I was shocked. I remember saying to my bosses, `Is this really all our legislators need to do on this?’ - former legislative attorney
New Mexico Ethics Watch to Push for Enforcement
Woefully Weak Laws Lack Enforcement
UPDATED WITH LOPEZ COMMENT
BY TOM SHARPE
Sen. Linda Lopez signed and dated three years of financial disclosure forms, but wrote “N/A” in the spaces asking for her sources of income.
Lopez, an Albuquerque Democrat who owns a consulting firm, “basically signed an empty form,” according to a recent report by a new government ethics watchdog.
“She declared no income, no retirement, no support, no contract income, no per diems. Nothing,” according to the report by the fledgling New Mexico Ethics Watch.
Nevertheless, the office of the New Mexico secretary of state filed away the form without noting a problem – apparently because no one bothered to read them.
Welcome to governmental ethics in New Mexico, where the few laws that exist to compel financial disclosure by public officials have almost no enforcement.
Lopez, who returned a reporter’s phone call after the deadline for the print version of this story, said she has never made more than $5,000 a year from a single source in the years covered by her reports. She chairs the Senate Rules Committee where ethics legislation has died in recent years. But hers isn’t the only faulty financial-disclosure form highlighted in the New Mexico Ethics Watch investigation.
Former Taxation and Revenue Secretary Demesia Padilla’s 2016 form avoided mentioning her husband Jessie Medina’s consulting clients. Those clients may figure in a New Mexico attorney general’s criminal investigation that led to Padilla’s resignation.
Another example: M. Jay Mitchell, secretary of New Mexico Homeland Security and Emergency Services, was found to have no financial disclosure form on file for 2016. But in an interview, he said he had filed one last January, as required, and no one notified him that it was missing. He emailed copies of his 2016 and 2017 financial disclosures to this reporter.
In other cases, elected or appointed officials wrote that they or their spouses have many clients, without naming them. Some neglected to sign the forms or submitted forms identical to forms they submitted in previous years. A few handwritten forms were illegible. Some lacked a date stamp.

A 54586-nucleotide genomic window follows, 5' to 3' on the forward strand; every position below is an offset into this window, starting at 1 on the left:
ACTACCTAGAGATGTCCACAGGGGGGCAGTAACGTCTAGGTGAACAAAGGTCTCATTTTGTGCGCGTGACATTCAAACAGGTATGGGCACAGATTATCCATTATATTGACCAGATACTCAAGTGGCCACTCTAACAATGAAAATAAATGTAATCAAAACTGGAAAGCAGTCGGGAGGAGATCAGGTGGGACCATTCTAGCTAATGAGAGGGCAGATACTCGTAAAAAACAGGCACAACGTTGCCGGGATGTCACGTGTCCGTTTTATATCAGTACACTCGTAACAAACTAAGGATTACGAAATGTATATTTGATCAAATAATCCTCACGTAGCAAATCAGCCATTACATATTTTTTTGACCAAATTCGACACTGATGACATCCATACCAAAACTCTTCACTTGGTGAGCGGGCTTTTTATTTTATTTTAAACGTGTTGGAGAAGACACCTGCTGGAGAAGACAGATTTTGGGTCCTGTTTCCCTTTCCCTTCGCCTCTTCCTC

All that helps to explain a 2016 survey by the Center for Public Integrity that gave New Mexico a D-minus grade for corruption. Idaho was one of the few states ranked even lower.
New Mexico Ethics Watch released its first report, “Learning to Walk: New Mexico’s Anemic Financial Disclosure Regimen,” at a cocktail party Jan. 12 at the Blue Corn Café in Santa Fe.
The group is largely funded by the Thornburg Foundation, the nonprofit wing of the Santa Fe-based financial management firm. Ethics Watch is operating under the New Mexico Community Foundation while it seeks its own nonprofit tax status.
The board of directors is chaired by Richard Bosson, who retired last year after 14 years as a justice on the New Mexico Supreme Court. Also on the board are Vic Bruno, an Albuquerque commercial Realtor; Phil Davis, an Albuquerque lawyer; Daniel Yohalem, a Santa Fe lawyer; Al Green, an Albuquerque lawyer; and Joleen Youngers, a Las Cruces lawyer.
Board members hope the group will work with the news media and the public to identify problems and “name names” of offenders.
Ethics Watch’s only full-time employee is Executive Director Douglas Carver, who for five years served as a staff attorney for the Legislative Council Service, where he first became aware of how “thin” the financial-disclosure requirements were.
“I was shocked,” he said. “I remember saying to my bosses, `Is this really all our legislators need to do on this?’”
For example, the Financial Disclosure Act asks for income sources of more than $5,000 a year with no larger categories. That means $5,001 is treated the same as $50,000. It also requires disclosure of business interests of $10,000 or more, with no upper categories, and a “general description” of land holdings in New Mexico, excluding one’s residence. Spouses are subject to financial disclosures but not other family members.
Even more important than new legislation is getting the Office of the Secretary of State’s Office, where disclosure reports are filed, to review the forms for errors and omissions and to demand compliance with the existing law.
Former Secretary of State Dianna Duran quit posting the completed forms on her office website before she resigned in disgrace over her own ethics scandal in 2015.
The lack of online financial-disclosure data means journalists and other researchers must make written requests under the Inspection of Public Records Request Act for each document they seek.
Tom Sharpe is a freelance journalist who lives in Santa Fe.